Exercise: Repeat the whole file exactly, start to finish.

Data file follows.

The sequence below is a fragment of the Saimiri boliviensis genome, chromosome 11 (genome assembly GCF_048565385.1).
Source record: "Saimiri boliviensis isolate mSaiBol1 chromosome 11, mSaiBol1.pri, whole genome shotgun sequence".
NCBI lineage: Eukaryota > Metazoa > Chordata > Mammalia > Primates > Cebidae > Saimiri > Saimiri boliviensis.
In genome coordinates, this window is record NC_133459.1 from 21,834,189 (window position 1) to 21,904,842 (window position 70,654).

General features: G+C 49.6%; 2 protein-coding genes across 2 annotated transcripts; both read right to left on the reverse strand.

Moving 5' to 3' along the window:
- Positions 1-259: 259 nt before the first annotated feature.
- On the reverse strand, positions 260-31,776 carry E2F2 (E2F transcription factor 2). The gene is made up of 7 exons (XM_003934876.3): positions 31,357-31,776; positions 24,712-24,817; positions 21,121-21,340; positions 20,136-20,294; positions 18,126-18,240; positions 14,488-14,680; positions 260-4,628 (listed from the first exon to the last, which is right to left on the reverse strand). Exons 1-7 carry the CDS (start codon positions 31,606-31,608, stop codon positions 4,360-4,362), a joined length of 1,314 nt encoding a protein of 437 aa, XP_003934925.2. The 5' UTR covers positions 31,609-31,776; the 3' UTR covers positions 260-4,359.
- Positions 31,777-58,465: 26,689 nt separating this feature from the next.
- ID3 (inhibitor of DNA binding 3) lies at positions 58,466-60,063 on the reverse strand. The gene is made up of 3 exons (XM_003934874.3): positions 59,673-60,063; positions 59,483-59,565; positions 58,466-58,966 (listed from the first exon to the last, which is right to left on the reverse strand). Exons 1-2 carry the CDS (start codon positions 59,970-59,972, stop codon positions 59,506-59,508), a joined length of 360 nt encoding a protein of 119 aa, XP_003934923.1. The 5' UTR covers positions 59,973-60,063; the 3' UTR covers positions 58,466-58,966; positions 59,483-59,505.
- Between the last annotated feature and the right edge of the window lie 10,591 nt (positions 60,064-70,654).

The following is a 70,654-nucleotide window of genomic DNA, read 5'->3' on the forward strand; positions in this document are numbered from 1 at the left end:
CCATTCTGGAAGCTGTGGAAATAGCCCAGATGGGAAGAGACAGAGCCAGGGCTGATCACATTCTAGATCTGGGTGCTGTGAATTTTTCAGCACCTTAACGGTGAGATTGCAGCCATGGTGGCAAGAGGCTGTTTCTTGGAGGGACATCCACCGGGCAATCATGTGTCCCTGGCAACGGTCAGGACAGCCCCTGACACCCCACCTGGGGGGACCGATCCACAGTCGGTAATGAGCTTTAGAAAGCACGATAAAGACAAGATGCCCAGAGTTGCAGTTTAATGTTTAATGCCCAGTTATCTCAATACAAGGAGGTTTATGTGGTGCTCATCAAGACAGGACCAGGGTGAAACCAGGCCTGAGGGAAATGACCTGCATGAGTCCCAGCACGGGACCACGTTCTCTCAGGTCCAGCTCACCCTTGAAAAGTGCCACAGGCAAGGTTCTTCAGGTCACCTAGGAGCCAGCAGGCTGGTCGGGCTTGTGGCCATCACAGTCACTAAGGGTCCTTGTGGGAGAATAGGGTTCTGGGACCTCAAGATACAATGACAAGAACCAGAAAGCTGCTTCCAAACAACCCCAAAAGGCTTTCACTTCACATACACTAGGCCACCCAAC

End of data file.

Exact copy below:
The sequence below is a fragment of the Saimiri boliviensis genome, chromosome 11 (genome assembly GCF_048565385.1).
Source record: "Saimiri boliviensis isolate mSaiBol1 chromosome 11, mSaiBol1.pri, whole genome shotgun sequence".
NCBI lineage: Eukaryota > Metazoa > Chordata > Mammalia > Primates > Cebidae > Saimiri > Saimiri boliviensis.
In genome coordinates, this window is record NC_133459.1 from 21,834,189 (window position 1) to 21,904,842 (window position 70,654).

General features: G+C 49.6%; 2 protein-coding genes across 2 annotated transcripts; both read right to left on the reverse strand.

Moving 5' to 3' along the window:
- Positions 1-259: 259 nt before the first annotated feature.
- On the reverse strand, positions 260-31,776 carry E2F2 (E2F transcription factor 2). The gene is made up of 7 exons (XM_003934876.3): positions 31,357-31,776; positions 24,712-24,817; positions 21,121-21,340; positions 20,136-20,294; positions 18,126-18,240; positions 14,488-14,680; positions 260-4,628 (listed from the first exon to the last, which is right to left on the reverse strand). Exons 1-7 carry the CDS (start codon positions 31,606-31,608, stop codon positions 4,360-4,362), a joined length of 1,314 nt encoding a protein of 437 aa, XP_003934925.2. The 5' UTR covers positions 31,609-31,776; the 3' UTR covers positions 260-4,359.
- Positions 31,777-58,465: 26,689 nt separating this feature from the next.
- ID3 (inhibitor of DNA binding 3) lies at positions 58,466-60,063 on the reverse strand. The gene is made up of 3 exons (XM_003934874.3): positions 59,673-60,063; positions 59,483-59,565; positions 58,466-58,966 (listed from the first exon to the last, which is right to left on the reverse strand). Exons 1-2 carry the CDS (start codon positions 59,970-59,972, stop codon positions 59,506-59,508), a joined length of 360 nt encoding a protein of 119 aa, XP_003934923.1. The 5' UTR covers positions 59,973-60,063; the 3' UTR covers positions 58,466-58,966; positions 59,483-59,505.
- Between the last annotated feature and the right edge of the window lie 10,591 nt (positions 60,064-70,654).

The following is a 70,654-nucleotide window of genomic DNA, read 5'->3' on the forward strand; positions in this document are numbered from 1 at the left end:
CCATTCTGGAAGCTGTGGAAATAGCCCAGATGGGAAGAGACAGAGCCAGGGCTGATCACATTCTAGATCTGGGTGCTGTGAATTTTTCAGCACCTTAACGGTGAGATTGCAGCCATGGTGGCAAGAGGCTGTTTCTTGGAGGGACATCCACCGGGCAATCATGTGTCCCTGGCAACGGTCAGGACAGCCCCTGACACCCCACCTGGGGGGACCGATCCACAGTCGGTAATGAGCTTTAGAAAGCACGATAAAGACAAGATGCCCAGAGTTGCAGTTTAATGTTTAATGCCCAGTTATCTCAATACAAGGAGGTTTATGTGGTGCTCATCAAGACAGGACCAGGGTGAAACCAGGCCTGAGGGAAATGACCTGCATGAGTCCCAGCACGGGACCACGTTCTCTCAGGTCCAGCTCACCCTTGAAAAGTGCCACAGGCAAGGTTCTTCAGGTCACCTAGGAGCCAGCAGGCTGGTCGGGCTTGTGGCCATCACAGTCACTAAGGGTCCTTGTGGGAGAATAGGGTTCTGGGACCTCAAGATACAATGACAAGAACCAGAAAGCTGCTTCCAAACAACCCCAAAAGGCTTTCACTTCACATACACTAGGCCACCCAAC